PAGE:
Although the suit has just been filed, does it mean that bloggers cannot do anymore food reviews, or at least the negative ones? I have read the blog posting in question and except for a demeaning phrase, I consider the rest of it as the blogger's personal opinion of the food that he had tasted. If the restaurant's business can significantly suffer because of that one review, then whoever wrote that piece must've been one influential blogger indeed! Instead of trying to improve the taste of his dishes, the restaurant owner has decided to sue the blogger... and amazingly dragging Google into the process at the same time. Let's pause for a moment and consider the reverse scenario. If the blogger had written a ravingly positive review and this helped improve the restaurant's income, would the owner pay the blogger some form of reward?
Lest I get sued next, I am not naming the restaurant or the blogger, or linking the post that caused the restaurant owner to be upset.... read the Star article and google the names for yourself. I note that a few other blogs have also picked up on the story.
I have written a few restaurant and food reviews myself... and why not? Food is my second most favourite subject. Will I be discouraged to write anymore reviews because of this incident? I don't think so... in fact, I am writing one right now...
Ever since being transferred to Kuala Lumpur early last year, I have heard a few friends mention of a certain makan place in Cheras that serves tasty ayam kampung goreng. The proper translation for this is actually `fried kampung chicken' but saying it as `kampung fried chicken' gives it a twist in comparison to the other more famous fried chicken variety. The operative word here is `kampung', which is the adjective describing the chicken. Translating it to `village chicken' somehow does not sound quite right. The closest equivalent in English that I can offer is probably `free-range chicken'. This is the variety of poultry reared in open farms as opposed to the broiler chickens bred in closed pens strictly for their meat where their lifespan is a mere 42 days (or thereabouts) from hatching to slaughter.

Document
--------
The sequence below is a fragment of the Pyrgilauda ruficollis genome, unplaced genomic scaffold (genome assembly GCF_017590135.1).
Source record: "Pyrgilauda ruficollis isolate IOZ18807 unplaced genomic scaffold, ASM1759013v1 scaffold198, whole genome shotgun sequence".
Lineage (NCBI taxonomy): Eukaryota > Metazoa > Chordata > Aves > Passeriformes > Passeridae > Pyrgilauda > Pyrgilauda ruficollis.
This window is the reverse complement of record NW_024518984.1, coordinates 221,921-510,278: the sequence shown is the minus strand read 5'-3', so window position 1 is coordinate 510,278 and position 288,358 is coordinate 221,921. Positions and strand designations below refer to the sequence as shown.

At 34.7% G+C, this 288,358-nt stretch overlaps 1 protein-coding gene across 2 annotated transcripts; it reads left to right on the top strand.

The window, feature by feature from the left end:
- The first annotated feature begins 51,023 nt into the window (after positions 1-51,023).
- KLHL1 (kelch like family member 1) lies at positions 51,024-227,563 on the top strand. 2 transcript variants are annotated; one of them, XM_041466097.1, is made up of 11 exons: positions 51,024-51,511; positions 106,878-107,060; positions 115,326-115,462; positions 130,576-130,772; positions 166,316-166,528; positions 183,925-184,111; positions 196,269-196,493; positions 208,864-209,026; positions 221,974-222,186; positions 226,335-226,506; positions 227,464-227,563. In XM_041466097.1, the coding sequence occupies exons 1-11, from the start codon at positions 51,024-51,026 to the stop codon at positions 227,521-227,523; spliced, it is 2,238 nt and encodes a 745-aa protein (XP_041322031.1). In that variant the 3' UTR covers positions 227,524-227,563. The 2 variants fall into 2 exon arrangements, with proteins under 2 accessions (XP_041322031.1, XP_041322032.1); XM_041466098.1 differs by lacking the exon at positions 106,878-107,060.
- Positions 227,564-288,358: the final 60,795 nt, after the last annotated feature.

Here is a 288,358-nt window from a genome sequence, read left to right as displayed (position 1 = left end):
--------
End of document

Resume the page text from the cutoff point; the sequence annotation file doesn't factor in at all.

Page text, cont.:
Restoran A. Hassan is located next to the KL velodrome in Cheras. Their signature dish is ayam kampung goreng. Yesterday, with the help of a colleague, I visited the place for the first time. It was packed with the lunchtime office crowd but there were tables available because the restaurant has additional eating areas on the upper floors. That fact alone tells us how popular the place is. If fried chicken is not your fancy, not to worry.... there are plenty of other dishes to choose from. Prices are reasonable and parking surprisingly is very convenient. Made me wonder why I had not discovered this place much earlier.
So the next time I am in Cheras during lunchtime... you know where you can find me. That concludes my first food review for the year.
|Sorry for just including the pic of the building. Pic of the actual ayam kampung dish is too blurry...|